Asian Popular Culture, 9
 (3), 259-271.

PUTNEY, C. W. (2011). “Luther Gulick:  His Contributions to Springfield College, the YMCA, and “Muscular Christianity,” Historical Journal of Massachusetts, 39 (1-2), 144-169.

VEESER, C. R. (2011). "El Protectorado de Estados Unidos". Historia del Pueblo Dominicano (pp. 30). Santo Domingo, Dominican Republic: Academia Dominicana de la Historia.

BENEKE, C. J. co-editor with Grenda, C. S. (2011). The First Prejudice: Religious Tolerance and Intolerance in Early America. Philadelphia: University of Pennsylvania Press. 

VEESER, C. R. (2010). Great Leaps Forward: Modernizers in
Africa, Asia, and Latin America
. Upper Saddle River, NJ: Pearson/Prentice Hall.

PUTNEY, C. W. (2010). Missionaries in Hawai'i: The Lives of Peter and Fanny Gulick, 1797-1883. Amherst, Mass: University of Massachusetts Press.

TROFIMOV, L. (2010). "Soviet Reporters at the Nuremberg Trial: Agendas, Attitudes, and Encounters, 1945-46.” Cahiers d’Histoire, 28 (Winter 2010), 45-70.

JAHLA, A. D. (2010). "The Jodhpur Regency: Princely Education, Politics and Gender in Postcolonial India," South Asian History and Culture, 1 (3), 378–396.

BENEKE, C. (2010). "The Free Market and the Founders' Approach to Church-State Relations," Journal of Church and State, 52 (2), 323-352. 

VEESER, C. R. (2009). "Concessions as a Modernizing Strategy in the Dominican Republic," Business History Review, 83 (4), 27.

BENEKE, C. "Horace Mann and the Idea of Integration," in Inequity in Education: An Historical Perspective, eds. Debra Meyers and Burke Miller, Lexington Books, 2009. 

BENEKE, C. "America's Whiggish Religious Revolution: An Instance in the Progress of History," Historically Speaking, Volume 10, Number 3 (June 2009): 31-35.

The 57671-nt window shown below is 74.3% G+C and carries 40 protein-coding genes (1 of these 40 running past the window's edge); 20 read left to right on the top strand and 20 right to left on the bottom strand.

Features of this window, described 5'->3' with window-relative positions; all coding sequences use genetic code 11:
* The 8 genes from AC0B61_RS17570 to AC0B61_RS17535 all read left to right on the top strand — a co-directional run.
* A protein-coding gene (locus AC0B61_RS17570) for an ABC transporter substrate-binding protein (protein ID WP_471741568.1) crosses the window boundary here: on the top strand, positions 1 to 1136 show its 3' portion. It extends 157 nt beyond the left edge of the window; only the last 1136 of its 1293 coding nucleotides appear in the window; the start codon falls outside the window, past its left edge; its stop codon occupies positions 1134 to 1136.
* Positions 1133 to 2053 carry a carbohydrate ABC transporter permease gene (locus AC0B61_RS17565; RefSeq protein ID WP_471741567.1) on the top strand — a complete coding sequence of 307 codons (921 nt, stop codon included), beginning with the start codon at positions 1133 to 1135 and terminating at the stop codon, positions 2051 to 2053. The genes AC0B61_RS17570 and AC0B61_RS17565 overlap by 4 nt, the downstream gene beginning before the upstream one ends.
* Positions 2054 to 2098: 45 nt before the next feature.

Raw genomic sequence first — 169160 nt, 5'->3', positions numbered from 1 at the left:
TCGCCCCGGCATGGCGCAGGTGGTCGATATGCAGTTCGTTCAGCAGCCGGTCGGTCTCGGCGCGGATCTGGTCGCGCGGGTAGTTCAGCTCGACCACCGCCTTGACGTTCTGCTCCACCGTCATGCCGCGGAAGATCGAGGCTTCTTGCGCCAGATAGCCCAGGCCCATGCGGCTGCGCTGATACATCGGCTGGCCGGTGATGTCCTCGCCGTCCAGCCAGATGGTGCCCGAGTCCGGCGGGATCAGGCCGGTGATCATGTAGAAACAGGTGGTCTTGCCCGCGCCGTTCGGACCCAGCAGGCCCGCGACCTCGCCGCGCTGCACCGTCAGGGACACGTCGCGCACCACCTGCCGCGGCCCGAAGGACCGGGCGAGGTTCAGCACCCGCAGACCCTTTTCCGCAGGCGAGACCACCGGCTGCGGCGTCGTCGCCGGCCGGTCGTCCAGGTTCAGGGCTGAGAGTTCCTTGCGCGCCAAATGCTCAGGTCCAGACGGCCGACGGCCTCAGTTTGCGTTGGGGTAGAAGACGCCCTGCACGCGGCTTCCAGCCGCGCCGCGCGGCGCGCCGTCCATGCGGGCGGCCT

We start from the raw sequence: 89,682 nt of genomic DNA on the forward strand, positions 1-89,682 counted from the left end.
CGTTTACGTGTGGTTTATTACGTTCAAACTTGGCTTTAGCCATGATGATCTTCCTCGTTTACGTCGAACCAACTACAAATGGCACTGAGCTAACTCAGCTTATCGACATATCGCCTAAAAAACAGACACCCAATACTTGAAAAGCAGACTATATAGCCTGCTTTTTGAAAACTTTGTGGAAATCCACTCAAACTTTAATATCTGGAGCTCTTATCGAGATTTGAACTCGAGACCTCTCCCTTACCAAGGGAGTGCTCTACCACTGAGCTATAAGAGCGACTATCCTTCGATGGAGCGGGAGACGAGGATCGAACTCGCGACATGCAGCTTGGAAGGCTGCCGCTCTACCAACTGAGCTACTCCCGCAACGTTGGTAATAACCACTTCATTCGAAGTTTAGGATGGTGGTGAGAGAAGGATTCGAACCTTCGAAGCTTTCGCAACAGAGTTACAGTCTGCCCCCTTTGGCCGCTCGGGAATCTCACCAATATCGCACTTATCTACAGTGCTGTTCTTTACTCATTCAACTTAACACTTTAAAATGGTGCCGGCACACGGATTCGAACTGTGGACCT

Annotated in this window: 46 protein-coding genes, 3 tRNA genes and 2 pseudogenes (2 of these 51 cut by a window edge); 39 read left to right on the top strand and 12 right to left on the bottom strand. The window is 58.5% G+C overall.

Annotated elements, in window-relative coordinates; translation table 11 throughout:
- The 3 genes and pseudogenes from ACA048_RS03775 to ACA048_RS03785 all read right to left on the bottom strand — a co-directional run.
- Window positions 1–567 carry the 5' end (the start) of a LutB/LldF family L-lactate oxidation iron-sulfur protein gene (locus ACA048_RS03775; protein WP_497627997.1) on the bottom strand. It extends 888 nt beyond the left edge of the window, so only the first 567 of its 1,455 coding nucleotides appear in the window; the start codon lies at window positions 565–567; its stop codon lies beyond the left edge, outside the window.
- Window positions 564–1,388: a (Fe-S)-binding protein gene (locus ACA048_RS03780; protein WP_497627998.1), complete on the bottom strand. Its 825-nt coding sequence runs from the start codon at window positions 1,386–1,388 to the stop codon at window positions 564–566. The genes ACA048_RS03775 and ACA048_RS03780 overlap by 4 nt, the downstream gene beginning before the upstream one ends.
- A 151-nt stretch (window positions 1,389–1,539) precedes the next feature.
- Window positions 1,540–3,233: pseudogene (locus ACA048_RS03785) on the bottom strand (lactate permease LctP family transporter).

JHALA, A.D.  "The Malabar Hill murder trial of 1925: Sovereignty, law and sexual politics in colonial princely India," Indian Economic & Social History Review 2009 Volume 46, No. 3: 373-400.

ANDREWS-MINEHAN, B.  "Medical lives in modern China: There's more to building a medical profession than just training doctors (in Korean translation)," in The First Generation of Western Medical Doctors in East Asia (in Korean), pages not yet known, Thaehaksa, Seoul, 2009.

ANDREWS-MINEHAN, B.  "Blood in Chinese medical history (in Chinese translation)," in Disease, medicine and hygiene since the Qing dynasty, from the perspectives of social and cultural history (in Chinese), pages 159-188, Sanlian, Beijing, 2009.

JHALA A. D.,Courtly Indian Women In Late Imperial India; Pickering and Chatto, 2008.

VEESER, C.  Great Leaps Forward: Modernizers in Africa, Asia, and Latin America;   Pearson/Prentice Hall, 2009.

BENEKE, C.“The Critical Turn: Jonathan Mayhew, the British Empire and the Idea of Resistance in Mid-Eighteenth-Century Boston," Massachusetts Historical Review; vol. 10, 23-56, 2008.

BENEKE, C.Beyond Toleration: The Religious Origins of American Pluralism; Oxford University Press: New York, 2006.

 BENEKE, C. “‘Mingle with Us’: Religious Integration in Eighteenth and Nineteenth-Century American Education,” American Educational History Journal; vol. 33, no. 1, 29-37, 2006.

TOLPIN, M., and B. Lazarus. “Engaging Junior Faculty in Career Planning: Alternatives to the Exit Interview,” Current Issues in Higher Education; vol. 2, no. 1979, 2006.